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ChemWiki: The Dynamic Chemistry E-textbook > Development Details > Approaches > Demos > Additional Demos > Conductivity Apparatus--Ionic vs. Covalent Compounds

Conductivity Apparatus--Ionic vs. Covalent Compounds

 

Chemical Concept Demonstrated

  • Electrical conductivity under various conditions

Demonstration

Determine the conductivity of the following samples:

sample conductivity?
1. distilled water No
2. screw driver Yes
3. CH3OH No
4. CH3CH3OH No
5. HCl in toluene No
6. CCl4 No
7. solid NaCl No
8. NaOAC No
9. tap water Yes
10. aqueous solution of NaCl Yes
11. HCl in water Yes
  • The conductivity apparatus is made up of a light bulb, a crucible, the connecting wires, and a bunsen burner.

Observations

Some of the samples do not light the bulb, while others light the bulb to various levels of intensity.  The video shows the conductivities of the samples in the order presented in the table.

Explanations

Most solids don't conduct electricity, even ionic ones.  The only solid that conducted was the metal screwdriver.  Metals are generally good conductors because of their basic structure: crystalline solids surrounded by clouds of electrons.  Because the cloud encompasses the entire metal structure, electrons have no trouble entering at one point and exiting at any other point, no matter how far it is from the point of entry.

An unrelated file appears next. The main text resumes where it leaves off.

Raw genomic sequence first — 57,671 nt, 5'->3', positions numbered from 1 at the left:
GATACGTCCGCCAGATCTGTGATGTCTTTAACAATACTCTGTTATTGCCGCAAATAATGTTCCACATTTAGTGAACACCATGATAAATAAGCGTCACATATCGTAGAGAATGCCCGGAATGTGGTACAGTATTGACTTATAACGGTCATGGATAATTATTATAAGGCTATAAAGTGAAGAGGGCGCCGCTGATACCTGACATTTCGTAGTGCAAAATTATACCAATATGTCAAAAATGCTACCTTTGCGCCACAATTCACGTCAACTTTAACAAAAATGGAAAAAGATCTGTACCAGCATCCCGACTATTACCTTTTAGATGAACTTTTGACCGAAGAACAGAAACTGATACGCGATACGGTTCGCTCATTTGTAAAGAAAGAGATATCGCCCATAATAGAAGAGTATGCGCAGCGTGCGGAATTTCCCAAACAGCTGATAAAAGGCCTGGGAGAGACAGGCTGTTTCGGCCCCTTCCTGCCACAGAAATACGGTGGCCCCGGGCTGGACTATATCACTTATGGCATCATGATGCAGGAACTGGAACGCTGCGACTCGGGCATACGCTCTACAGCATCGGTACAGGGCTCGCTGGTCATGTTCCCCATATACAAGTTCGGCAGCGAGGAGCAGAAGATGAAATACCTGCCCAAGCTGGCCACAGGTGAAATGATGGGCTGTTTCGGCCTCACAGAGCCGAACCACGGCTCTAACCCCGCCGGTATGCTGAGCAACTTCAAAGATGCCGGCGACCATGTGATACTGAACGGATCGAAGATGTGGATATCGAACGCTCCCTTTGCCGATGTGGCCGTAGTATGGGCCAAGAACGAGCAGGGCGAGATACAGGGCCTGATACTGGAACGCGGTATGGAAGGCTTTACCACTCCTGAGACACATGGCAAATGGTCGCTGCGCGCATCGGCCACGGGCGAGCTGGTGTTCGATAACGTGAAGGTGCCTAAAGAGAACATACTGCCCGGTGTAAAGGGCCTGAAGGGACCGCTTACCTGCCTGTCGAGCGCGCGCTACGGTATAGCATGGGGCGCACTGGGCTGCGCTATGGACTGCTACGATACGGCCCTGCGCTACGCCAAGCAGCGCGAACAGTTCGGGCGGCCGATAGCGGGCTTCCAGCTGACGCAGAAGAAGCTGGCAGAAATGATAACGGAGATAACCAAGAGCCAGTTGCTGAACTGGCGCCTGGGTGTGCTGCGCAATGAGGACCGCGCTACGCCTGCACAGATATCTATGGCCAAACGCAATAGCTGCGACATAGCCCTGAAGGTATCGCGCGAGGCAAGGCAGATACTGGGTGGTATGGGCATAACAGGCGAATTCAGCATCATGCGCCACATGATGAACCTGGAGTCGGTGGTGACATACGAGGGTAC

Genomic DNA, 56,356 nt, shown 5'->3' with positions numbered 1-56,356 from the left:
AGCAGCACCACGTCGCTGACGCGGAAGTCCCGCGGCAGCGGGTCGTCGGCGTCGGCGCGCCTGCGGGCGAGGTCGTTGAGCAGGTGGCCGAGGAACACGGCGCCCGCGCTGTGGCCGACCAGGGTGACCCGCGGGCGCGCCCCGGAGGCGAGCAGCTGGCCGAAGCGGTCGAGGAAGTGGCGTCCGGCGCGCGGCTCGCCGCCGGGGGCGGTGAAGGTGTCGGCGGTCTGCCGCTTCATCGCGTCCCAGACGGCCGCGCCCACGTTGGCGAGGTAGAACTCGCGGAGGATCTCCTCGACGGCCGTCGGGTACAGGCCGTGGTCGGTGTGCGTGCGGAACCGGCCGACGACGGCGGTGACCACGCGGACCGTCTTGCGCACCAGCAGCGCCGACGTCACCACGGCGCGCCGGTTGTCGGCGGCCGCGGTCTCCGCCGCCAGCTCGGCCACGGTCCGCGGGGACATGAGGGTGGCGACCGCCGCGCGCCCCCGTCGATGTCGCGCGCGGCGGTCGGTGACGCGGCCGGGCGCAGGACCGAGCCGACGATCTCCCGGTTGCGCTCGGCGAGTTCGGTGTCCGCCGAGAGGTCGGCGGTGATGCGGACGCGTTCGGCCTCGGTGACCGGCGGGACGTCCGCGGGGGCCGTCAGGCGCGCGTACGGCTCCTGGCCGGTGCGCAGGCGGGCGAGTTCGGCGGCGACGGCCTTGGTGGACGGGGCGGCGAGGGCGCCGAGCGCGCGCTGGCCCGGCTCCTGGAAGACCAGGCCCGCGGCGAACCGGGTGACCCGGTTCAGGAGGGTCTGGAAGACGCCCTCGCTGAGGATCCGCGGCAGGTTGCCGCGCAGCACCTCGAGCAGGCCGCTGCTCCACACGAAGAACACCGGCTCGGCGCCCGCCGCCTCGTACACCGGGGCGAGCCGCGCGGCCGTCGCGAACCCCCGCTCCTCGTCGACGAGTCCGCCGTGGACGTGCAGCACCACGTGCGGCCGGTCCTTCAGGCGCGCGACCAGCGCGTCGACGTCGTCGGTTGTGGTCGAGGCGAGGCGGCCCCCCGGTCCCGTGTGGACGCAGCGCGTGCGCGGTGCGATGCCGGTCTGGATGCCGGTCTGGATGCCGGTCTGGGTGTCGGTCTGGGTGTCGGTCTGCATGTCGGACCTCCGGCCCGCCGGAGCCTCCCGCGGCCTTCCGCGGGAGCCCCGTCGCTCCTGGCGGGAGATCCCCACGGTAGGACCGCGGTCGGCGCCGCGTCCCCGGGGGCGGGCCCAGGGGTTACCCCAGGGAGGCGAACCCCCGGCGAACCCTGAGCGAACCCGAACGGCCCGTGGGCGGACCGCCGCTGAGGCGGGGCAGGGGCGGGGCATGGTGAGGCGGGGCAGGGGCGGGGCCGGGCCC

Distilled water doesn't conduct electricity.  Tap water, due to impurities, does.

Ionic solids (such as HCl and NaCl) dissolved in water conduct electricty due to the dissociation of the ionic components.  For example, HCl dissociates into H+ and Cl- in water, making an environment of free-flowing electrons.  Such an environment allows for extra electrons to be added at the anode as other electrons escape at the cathode, resulting in an electrical current and a completed circuit.

HCl does not dissociate in toluene.  If the HCl can't break down into its ions, there is no electrical potential present.

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Last Modified
10:28, 2 Oct 2013

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